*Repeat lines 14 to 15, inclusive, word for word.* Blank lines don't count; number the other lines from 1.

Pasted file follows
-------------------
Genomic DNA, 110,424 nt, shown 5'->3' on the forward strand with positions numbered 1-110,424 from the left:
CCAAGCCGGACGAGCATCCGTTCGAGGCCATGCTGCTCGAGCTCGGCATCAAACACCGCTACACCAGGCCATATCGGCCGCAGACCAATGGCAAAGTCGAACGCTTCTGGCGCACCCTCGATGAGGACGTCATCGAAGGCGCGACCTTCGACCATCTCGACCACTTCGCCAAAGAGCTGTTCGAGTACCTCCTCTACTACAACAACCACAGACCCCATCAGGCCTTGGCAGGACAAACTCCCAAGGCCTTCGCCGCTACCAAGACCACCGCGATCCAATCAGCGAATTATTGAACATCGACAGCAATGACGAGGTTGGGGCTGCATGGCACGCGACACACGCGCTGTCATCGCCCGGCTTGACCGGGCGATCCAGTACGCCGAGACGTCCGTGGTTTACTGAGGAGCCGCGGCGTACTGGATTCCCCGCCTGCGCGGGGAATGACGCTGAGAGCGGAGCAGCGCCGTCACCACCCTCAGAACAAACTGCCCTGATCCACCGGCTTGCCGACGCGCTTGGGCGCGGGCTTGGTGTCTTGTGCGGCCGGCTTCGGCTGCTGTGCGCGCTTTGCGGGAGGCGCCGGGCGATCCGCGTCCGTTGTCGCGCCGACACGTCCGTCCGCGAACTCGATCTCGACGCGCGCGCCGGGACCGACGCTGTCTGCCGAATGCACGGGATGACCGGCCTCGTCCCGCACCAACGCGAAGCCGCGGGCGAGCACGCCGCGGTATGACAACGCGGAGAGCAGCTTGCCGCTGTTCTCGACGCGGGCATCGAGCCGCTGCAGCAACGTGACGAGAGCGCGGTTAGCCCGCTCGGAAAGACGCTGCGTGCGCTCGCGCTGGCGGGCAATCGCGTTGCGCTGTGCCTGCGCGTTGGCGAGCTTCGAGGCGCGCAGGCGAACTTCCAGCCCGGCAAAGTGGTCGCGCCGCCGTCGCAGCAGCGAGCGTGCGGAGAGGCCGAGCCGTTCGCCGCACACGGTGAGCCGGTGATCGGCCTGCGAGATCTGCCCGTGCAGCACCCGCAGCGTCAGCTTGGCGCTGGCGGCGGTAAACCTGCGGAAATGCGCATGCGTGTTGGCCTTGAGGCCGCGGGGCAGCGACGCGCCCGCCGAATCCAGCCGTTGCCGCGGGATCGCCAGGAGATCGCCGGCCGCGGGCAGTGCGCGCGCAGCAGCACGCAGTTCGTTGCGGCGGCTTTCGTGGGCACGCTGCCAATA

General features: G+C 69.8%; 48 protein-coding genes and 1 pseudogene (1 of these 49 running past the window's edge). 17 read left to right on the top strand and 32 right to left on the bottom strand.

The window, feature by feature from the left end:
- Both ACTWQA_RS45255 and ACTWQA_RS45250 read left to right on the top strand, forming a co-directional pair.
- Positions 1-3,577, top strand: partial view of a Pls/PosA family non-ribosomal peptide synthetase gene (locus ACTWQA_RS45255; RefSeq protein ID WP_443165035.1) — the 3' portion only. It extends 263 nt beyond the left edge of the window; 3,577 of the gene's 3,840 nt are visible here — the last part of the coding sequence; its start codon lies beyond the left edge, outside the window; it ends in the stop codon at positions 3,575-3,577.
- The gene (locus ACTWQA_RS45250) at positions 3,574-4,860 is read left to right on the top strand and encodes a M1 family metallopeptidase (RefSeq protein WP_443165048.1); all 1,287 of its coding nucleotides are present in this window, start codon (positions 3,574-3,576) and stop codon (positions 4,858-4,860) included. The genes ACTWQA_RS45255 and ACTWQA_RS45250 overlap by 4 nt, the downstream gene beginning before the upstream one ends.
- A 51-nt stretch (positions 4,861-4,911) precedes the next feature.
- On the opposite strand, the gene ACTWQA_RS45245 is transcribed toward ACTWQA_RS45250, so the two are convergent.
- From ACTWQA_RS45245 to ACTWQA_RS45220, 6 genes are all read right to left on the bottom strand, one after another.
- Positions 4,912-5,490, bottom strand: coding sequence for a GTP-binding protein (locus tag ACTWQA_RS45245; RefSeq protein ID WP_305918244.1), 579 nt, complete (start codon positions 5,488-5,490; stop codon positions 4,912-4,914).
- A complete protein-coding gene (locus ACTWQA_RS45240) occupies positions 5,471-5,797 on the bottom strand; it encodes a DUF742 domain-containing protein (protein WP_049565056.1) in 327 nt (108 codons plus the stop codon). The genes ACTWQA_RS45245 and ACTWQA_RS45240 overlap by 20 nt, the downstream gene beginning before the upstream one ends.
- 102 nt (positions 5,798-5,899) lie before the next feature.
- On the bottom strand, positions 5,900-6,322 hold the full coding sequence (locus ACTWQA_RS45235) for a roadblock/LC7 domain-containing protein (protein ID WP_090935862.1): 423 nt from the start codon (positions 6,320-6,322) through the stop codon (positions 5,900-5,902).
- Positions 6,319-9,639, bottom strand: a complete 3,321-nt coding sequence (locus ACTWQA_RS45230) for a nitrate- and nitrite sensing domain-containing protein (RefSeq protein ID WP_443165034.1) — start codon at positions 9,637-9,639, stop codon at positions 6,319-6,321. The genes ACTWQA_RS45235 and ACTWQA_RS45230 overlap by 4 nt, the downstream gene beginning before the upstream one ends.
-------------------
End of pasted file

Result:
- On the bottom strand, positions 5,900-6,322 hold the full coding sequence (locus ACTWQA_RS45235) for a roadblock/LC7 domain-containing protein (protein ID WP_090935862.1): 423 nt from the start codon (positions 6,320-6,322) through the stop codon (positions 5,900-5,902).
- Positions 6,319-9,639, bottom strand: a complete 3,321-nt coding sequence (locus ACTWQA_RS45230) for a nitrate- and nitrite sensing domain-containing protein (RefSeq protein ID WP_443165034.1) — start codon at positions 9,637-9,639, stop codon at positions 6,319-6,321. The genes ACTWQA_RS45235 and ACTWQA_RS45230 overlap by 4 nt, the downstream gene beginning before the upstream one ends.